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Rangers train to protect the North
Ten days of combined on-the-land training and in-class training

Samantha Stokell
Northern News Services
Published Thursday, December 1, 2011

Inuvik Rangers celebrated with a feast and awards after their annual 10-day training session last week.

NNSL photo/graphic

The Inuvik Rangers on their final day of on-the-land training on Nov. 21. Front row, from left, are Marty Kunnizzi, James Rogers, Freddy Rogers, Alexandria Elanik and Hank Rogers. Back row, from left, are Desmond Rogers, Alex Elanik, Pat Springman, John Jerome, Danny Smith, Katrina Gully, Ernest Dillon, Abel Tingmiak and Louis Jerome. - photo courtesy of Robin Dawatsare

From Nov. 15 to 24 the rangers underwent recruit training, first aid, patrol techniques, mapping and GPS as well as rifle training. At a ceremony on Nov. 23, rangers received recognition for years served and best shot. The group also spent four days out on the land, about 15 to 20 km from Inuvik, from Nov. 18 to 21.

"It's important for us because it's the only time of year we got to do the program," said Sgt. Hank Rogers, the patrol lead for the Inuvik Rangers. "We have monthly meetings to keep sharp during drills and get together but this allows us to communicate better."

While on the land they camped out at night in the -30 C temperatures and did traditional activities such as jiggling for fish, hunt moose and snare rabbits. They would have checked fish nets, but it was too cold.

They also learned search and rescue techniques, how to build a runway and a helicopter pad. Throughout the year the rangers could be called on to help guide the Armed Forces in any search and rescue activities, since they are part of the Canadian Forces.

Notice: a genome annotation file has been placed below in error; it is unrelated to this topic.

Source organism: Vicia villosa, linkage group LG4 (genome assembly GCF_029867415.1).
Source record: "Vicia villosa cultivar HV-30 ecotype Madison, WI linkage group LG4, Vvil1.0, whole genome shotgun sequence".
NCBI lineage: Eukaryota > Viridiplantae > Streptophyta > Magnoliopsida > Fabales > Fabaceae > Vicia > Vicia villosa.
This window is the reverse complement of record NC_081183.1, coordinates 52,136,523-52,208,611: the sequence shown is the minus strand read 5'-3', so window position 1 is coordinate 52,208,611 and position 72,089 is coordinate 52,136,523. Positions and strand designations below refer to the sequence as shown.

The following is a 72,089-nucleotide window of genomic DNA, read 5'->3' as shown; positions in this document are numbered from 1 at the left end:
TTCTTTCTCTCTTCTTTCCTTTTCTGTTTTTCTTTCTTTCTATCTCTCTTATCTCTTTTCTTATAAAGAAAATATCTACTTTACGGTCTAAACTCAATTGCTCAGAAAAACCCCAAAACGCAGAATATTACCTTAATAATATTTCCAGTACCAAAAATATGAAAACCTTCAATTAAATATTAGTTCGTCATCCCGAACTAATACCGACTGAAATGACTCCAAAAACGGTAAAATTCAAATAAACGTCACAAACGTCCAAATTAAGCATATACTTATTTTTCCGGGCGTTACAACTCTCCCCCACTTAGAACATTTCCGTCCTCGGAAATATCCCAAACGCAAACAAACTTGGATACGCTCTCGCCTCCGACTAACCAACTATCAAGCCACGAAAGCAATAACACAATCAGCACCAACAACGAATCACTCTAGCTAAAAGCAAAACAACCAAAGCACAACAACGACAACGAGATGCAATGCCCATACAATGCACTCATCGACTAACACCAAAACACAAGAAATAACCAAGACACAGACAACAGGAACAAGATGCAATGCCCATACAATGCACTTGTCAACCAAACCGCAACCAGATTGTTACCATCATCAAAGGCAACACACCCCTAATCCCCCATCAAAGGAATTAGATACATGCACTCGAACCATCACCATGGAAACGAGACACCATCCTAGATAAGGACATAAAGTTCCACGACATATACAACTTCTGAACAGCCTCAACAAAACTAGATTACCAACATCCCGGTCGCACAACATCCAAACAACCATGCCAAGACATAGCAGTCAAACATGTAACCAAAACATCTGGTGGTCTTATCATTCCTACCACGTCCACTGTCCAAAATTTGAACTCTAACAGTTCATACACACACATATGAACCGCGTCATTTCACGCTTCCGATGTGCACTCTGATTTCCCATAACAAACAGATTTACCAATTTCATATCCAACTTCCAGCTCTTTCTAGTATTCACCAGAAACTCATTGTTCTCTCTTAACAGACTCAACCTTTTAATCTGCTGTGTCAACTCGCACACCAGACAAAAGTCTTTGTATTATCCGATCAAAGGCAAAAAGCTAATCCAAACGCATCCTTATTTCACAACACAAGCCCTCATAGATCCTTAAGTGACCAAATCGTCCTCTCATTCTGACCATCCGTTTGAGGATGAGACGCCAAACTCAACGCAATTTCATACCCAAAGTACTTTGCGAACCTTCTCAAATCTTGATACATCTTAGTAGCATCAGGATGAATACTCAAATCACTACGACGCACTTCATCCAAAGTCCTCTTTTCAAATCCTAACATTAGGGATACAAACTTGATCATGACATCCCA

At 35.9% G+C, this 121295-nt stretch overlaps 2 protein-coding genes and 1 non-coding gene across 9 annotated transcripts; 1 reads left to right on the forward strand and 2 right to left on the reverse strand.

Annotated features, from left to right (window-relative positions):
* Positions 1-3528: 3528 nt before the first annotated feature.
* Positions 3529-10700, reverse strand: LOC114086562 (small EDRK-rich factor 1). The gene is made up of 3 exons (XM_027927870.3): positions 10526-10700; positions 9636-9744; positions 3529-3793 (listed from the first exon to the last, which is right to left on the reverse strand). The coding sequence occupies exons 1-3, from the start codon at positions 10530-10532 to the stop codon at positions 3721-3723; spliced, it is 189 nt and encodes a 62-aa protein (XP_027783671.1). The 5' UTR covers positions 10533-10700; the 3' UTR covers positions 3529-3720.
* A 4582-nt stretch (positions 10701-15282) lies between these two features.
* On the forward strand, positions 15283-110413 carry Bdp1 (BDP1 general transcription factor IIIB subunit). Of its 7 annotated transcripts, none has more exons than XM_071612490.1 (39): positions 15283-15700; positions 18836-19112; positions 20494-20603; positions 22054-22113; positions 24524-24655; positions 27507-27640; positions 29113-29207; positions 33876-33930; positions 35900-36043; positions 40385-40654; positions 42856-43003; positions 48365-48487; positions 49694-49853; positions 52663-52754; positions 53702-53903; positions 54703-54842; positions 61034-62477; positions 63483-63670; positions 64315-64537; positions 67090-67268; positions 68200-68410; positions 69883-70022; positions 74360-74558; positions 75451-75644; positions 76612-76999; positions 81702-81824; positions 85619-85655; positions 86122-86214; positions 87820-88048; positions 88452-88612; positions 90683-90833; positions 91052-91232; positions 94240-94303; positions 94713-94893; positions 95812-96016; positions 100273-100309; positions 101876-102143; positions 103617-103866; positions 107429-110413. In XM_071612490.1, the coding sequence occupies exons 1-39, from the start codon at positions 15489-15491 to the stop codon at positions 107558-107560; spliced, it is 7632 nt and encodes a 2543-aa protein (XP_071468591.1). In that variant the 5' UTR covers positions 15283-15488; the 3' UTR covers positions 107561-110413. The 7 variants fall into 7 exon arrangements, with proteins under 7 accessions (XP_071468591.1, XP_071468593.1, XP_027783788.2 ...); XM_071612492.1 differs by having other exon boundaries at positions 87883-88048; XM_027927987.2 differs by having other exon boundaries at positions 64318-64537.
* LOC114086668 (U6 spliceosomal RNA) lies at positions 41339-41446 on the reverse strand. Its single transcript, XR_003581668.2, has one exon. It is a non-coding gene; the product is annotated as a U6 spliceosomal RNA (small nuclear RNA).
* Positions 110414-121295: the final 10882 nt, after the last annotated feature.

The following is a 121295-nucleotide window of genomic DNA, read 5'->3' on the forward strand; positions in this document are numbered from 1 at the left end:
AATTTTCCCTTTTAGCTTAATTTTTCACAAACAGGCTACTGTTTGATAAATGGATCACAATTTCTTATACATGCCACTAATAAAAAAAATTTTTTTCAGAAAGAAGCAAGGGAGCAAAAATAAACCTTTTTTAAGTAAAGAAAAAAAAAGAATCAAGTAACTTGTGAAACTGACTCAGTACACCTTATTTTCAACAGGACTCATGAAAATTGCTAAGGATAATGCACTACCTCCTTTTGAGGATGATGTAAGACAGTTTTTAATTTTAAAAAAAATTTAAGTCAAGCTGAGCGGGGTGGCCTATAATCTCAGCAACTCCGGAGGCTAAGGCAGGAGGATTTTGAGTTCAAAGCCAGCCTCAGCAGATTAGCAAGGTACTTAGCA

"They are part of the reservists. They don't get used for border patrol, or deployed outside of Canada," said trainer Master Cpl. Robin Dawatsare of Yellowknife. "We use them as local guides within the area. They're also used for sovereignty, to show that we're flying the flag all around the North."

Three times each year, the Inuvik Rangers perform checks on the DEW Line North Warning Station in Parson's Lake, to make sure it's working and not damaged. Other than those two military duties, the rangers help out in the community and assist with Boy Scouts or cadets, as well as community events.

During the on the land portion of the training, the rangers took part in rifle training and had a competition to see who had the best shot. That honour went to Marty Kunnizzi from Fort McPherson.

The patrol also had one new recruit sworn in Alexandria Elanik. The majority of Inuvik's Rangers are over the age of 50, but Elanik is only 23.

"I joined because my dad's been in it for 36 years and I'm following in his footsteps," Elanik said. "(The training) was good, everything, the competition, the shooting."

Elanik doesn't have a lot of experience with shooting or living on the land, but the Rangers are giving her that experience and she's learning a lot.

The strength of the Rangers for the Armed Forces comes from their local knowledge. Rangers provide patrols for regions that are isolated and sparsely populated.

"They're the local experts within their environment," Dawatsare said. "Locally, they're the people to talk to."

Five medals were also awarded for service. Sgt. Major Rogers and Cpl. Desmond Rogers received a Special Service Medal with a Ranger Bar for completing four years and four Type 1 training courses.

Alex Elanik received his third Canadian Forces Decoration for serving 36 years with the rangers, and rangers Louie Jerome and Hank Rogers received their first Canadian Forces Decoration for serving 12 years.

There are currently more than 4,250 Canadian Rangers in 169 communities across Canada.

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